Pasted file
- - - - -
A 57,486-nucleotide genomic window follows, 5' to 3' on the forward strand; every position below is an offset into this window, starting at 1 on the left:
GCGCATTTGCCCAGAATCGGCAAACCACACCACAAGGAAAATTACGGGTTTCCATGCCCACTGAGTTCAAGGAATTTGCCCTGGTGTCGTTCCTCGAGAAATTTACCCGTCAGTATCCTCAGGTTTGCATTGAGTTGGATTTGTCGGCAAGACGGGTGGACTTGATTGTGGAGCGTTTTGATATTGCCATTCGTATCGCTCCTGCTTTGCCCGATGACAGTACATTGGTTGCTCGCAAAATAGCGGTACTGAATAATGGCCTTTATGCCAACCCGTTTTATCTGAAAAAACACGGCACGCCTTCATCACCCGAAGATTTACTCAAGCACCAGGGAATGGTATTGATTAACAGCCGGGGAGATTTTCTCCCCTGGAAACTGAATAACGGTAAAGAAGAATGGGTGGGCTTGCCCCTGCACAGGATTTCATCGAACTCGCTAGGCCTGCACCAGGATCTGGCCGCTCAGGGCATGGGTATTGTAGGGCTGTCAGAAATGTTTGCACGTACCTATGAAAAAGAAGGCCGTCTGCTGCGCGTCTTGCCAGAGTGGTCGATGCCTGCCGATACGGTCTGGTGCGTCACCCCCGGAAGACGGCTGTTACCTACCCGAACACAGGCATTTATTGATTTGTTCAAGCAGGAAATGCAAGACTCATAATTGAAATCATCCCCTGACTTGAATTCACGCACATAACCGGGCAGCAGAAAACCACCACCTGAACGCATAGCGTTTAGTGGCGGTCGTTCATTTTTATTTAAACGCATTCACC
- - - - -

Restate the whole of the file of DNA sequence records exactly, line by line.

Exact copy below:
A 57,486-nucleotide genomic window follows, 5' to 3' on the forward strand; every position below is an offset into this window, starting at 1 on the left:
GCGCATTTGCCCAGAATCGGCAAACCACACCACAAGGAAAATTACGGGTTTCCATGCCCACTGAGTTCAAGGAATTTGCCCTGGTGTCGTTCCTCGAGAAATTTACCCGTCAGTATCCTCAGGTTTGCATTGAGTTGGATTTGTCGGCAAGACGGGTGGACTTGATTGTGGAGCGTTTTGATATTGCCATTCGTATCGCTCCTGCTTTGCCCGATGACAGTACATTGGTTGCTCGCAAAATAGCGGTACTGAATAATGGCCTTTATGCCAACCCGTTTTATCTGAAAAAACACGGCACGCCTTCATCACCCGAAGATTTACTCAAGCACCAGGGAATGGTATTGATTAACAGCCGGGGAGATTTTCTCCCCTGGAAACTGAATAACGGTAAAGAAGAATGGGTGGGCTTGCCCCTGCACAGGATTTCATCGAACTCGCTAGGCCTGCACCAGGATCTGGCCGCTCAGGGCATGGGTATTGTAGGGCTGTCAGAAATGTTTGCACGTACCTATGAAAAAGAAGGCCGTCTGCTGCGCGTCTTGCCAGAGTGGTCGATGCCTGCCGATACGGTCTGGTGCGTCACCCCCGGAAGACGGCTGTTACCTACCCGAACACAGGCATTTATTGATTTGTTCAAGCAGGAAATGCAAGACTCATAATTGAAATCATCCCCTGACTTGAATTCACGCACATAACCGGGCAGCAGAAAACCACCACCTGAACGCATAGCGTTTAGTGGCGGTCGTTCATTTTTATTTAAACGCATTCACC